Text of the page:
Under a security web of warplanes, battleships and 15,000 troops, President Bush praised Colombia’s battle against drugs and Marxist guerrillas Monday and pledged to keep U.S. aid flowing so “this courageous nation can win its war against narcoterrorists.”
In a country that is the world’s largest producer of cocaine and a major supplier of heroin, Bush said President Alvaro Uribe is achieving results with a massive aerial fumigation program against coca — the main ingredient in cocaine — and an aggressive military buildup against insurgents, who fund themselves through drug trafficking, kidnapping and extortion.
“The number of acres under cultivation are down significantly,” Bush said, standing with Uribe in shirt sleeves at seaside lecterns. “The number of arrests are up. The number of murders is down. In other words, this man’s plan is working.”
Uribe said Colombia is winning the fight, but has not yet won. “We have made progress but the serpent is still alive,” Uribe said.
Commitment to Plan Colombia
Bush’s pledge reaffirms U.S. commitments to a $3.3 billion, five-year military aid program known as Plan Colombia. Bush said the plan launched in August 2000 enjoys widespread support in Congress and that he would work with lawmakers to keep it funded. Without mentioning a specific figure, Bush said he would seek enough funds to make the plan effective.
Bush left Cartagena for his Texas ranch to spend the Thanksgiving holiday, arriving in early evening. At Uribe’s urging, he stopped off in this Caribbean seaport city after attending a weekend summit of Asia-Pacific leaders in Chile.
While there, he met with other allies including Mexican President Vicente Fox and Chilean President Ricardo Lagos in an effort to mend relations damaged by the Iraq war.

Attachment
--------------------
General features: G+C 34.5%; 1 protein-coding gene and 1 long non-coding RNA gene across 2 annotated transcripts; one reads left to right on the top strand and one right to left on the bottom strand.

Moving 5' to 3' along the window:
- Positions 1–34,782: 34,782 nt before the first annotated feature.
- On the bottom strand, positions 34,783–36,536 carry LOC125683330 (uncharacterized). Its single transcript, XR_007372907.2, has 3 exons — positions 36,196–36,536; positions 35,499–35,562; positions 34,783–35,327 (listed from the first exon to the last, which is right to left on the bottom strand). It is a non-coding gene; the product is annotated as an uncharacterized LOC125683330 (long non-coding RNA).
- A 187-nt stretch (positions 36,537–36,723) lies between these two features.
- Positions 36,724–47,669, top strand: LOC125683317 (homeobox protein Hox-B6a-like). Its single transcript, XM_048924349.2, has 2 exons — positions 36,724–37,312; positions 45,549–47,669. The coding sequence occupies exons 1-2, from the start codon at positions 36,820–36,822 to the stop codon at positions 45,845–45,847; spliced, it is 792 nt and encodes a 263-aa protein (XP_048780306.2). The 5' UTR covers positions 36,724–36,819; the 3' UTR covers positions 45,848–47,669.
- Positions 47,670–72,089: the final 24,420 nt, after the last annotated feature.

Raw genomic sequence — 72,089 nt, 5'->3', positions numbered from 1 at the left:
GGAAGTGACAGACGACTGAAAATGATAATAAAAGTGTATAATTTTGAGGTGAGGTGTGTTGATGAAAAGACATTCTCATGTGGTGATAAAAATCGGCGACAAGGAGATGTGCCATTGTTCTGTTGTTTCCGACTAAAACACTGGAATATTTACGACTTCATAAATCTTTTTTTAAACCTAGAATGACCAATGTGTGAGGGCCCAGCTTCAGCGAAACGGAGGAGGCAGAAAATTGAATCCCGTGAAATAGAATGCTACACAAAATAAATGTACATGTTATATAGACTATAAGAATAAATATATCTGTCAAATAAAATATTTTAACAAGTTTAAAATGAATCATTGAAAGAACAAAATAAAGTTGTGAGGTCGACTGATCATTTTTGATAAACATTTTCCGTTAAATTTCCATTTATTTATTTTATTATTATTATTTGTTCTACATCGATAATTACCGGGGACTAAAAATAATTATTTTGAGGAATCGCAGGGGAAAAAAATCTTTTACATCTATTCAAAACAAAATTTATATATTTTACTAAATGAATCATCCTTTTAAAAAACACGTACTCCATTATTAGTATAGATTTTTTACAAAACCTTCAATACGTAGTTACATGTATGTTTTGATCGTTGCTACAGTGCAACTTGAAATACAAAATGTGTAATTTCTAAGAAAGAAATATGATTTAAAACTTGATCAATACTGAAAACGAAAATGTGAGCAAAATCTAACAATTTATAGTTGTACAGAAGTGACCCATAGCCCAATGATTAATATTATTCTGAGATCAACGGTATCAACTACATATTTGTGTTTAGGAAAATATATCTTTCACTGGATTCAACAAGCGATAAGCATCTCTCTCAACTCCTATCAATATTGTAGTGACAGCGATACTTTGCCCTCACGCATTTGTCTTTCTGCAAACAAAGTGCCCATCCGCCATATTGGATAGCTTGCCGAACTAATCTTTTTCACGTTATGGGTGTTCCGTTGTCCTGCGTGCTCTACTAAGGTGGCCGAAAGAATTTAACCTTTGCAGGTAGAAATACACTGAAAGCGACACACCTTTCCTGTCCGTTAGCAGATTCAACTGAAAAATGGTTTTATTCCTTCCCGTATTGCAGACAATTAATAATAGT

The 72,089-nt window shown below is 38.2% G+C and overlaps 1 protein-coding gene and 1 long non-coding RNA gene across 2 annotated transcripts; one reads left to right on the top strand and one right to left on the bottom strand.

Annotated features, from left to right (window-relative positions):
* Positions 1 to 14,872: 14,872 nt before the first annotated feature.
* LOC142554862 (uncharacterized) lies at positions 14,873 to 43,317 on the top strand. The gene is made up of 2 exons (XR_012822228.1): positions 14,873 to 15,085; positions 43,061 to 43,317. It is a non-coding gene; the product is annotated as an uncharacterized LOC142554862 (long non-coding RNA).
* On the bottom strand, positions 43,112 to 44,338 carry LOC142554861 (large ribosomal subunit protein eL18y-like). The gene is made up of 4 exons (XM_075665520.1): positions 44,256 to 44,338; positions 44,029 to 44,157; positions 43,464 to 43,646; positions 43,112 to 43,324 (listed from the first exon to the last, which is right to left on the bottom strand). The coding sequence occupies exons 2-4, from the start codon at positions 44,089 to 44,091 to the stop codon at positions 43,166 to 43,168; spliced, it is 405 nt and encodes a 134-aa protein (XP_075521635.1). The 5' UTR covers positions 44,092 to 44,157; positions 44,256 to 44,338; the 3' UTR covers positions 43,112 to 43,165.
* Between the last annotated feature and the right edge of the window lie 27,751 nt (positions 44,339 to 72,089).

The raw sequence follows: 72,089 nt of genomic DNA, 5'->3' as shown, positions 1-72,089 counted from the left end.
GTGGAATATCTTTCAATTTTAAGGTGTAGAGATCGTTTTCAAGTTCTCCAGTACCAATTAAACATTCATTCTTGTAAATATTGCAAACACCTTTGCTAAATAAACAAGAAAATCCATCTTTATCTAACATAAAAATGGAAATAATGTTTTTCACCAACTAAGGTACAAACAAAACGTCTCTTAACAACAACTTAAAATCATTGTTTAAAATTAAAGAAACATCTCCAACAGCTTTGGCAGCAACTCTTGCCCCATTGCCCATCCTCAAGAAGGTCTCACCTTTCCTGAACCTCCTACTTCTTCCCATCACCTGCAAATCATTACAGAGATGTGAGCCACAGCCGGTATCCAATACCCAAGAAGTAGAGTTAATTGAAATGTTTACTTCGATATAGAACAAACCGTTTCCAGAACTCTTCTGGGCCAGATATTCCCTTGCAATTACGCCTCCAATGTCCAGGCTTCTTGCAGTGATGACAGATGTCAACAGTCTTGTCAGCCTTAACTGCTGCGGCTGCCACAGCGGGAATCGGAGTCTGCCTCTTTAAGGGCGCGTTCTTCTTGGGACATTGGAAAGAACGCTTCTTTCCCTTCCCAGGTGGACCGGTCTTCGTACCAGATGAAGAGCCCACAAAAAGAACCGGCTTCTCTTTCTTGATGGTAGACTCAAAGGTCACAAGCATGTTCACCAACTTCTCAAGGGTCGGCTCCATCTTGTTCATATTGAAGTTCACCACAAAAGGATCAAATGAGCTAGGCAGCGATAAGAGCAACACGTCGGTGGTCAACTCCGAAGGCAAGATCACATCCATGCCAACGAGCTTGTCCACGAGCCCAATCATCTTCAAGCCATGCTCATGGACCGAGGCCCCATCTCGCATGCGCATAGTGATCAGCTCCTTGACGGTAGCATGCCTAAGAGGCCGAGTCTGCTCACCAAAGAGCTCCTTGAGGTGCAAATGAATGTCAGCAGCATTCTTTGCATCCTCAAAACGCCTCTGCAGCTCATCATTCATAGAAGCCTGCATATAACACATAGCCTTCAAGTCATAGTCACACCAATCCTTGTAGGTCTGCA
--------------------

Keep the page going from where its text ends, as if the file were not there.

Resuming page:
The trip was also meant as a high-profile statement by Bush of his commitment not to neglect the region as he wages a global campaign against terrorists, officials said in advance of the trip.
There was also an economic component to the Bush-Uribe meetings. Both were interested in advancing negotiations on an Andean free-trade pact with Colombia, Peru and Ecuador.
Bush was here to strengthen relations in Latin America, but he also responded to , which claimed it had frozen all uranium enrichment activities. The United States believes Iran is developing nuclear weapons.
Sounding skeptical about Iran’s claim, Bush said, “Well, let’s say I hope it’s true.”
But unwilling to take Iran’s word, Bush said, Iran must allow for verification of its claims. “I think the definition of truth is the willingness for the Iranian regime to allow for verification,” the president said.
Security was tight. U.S. Navy commandos, toting assault rifles and peering through binoculars, patrolled the Caribbean in rubber boats where submarines and battleships already plied the waters. Warplanes and helicopters provided air cover while 15,000 Colombian security forces were deployed around the city for Bush’s brief stay.
Crops down, production up
Since Uribe came to power two years ago, Plan Colombia has helped jail scores of traffickers and reduce the coca crop by 20 percent for two years in a row, according to the White House.
And the battle against rebel groups — the Revolutionary Armed Forces of Colombia, known by its Spanish acronym FARC, and the National Liberation Army, known as the ELN — is being expanded from the capital of Bogota to more rural areas. Still, the efforts have still failed to visibly reduce cocaine production or keep it off U.S. streets. And the 40-year-old insurgency continues to claim an estimated 3,500 lives every year.
Bush said the outcome of the battle was critical to security in both nations.
“The drug traffickers who practice violence and intimidation in this country send their addictive and deadly products to the United States,” Bush said. “Defeating them is vital to the safety of our peoples and to the stability of this hemisphere.”
While in Cartagena, Bush met with Orlando Cabrera, a Colombian native who plays for the world champion Boston Red Sox, and shook hands with more than a dozen elementary school-aged baseball players.
One of the youngsters presented Bush with jersey emblazoned with Cabrera’s No. 44.
“He just missed it by one number,” joked Bush, the 43rd president of the United States.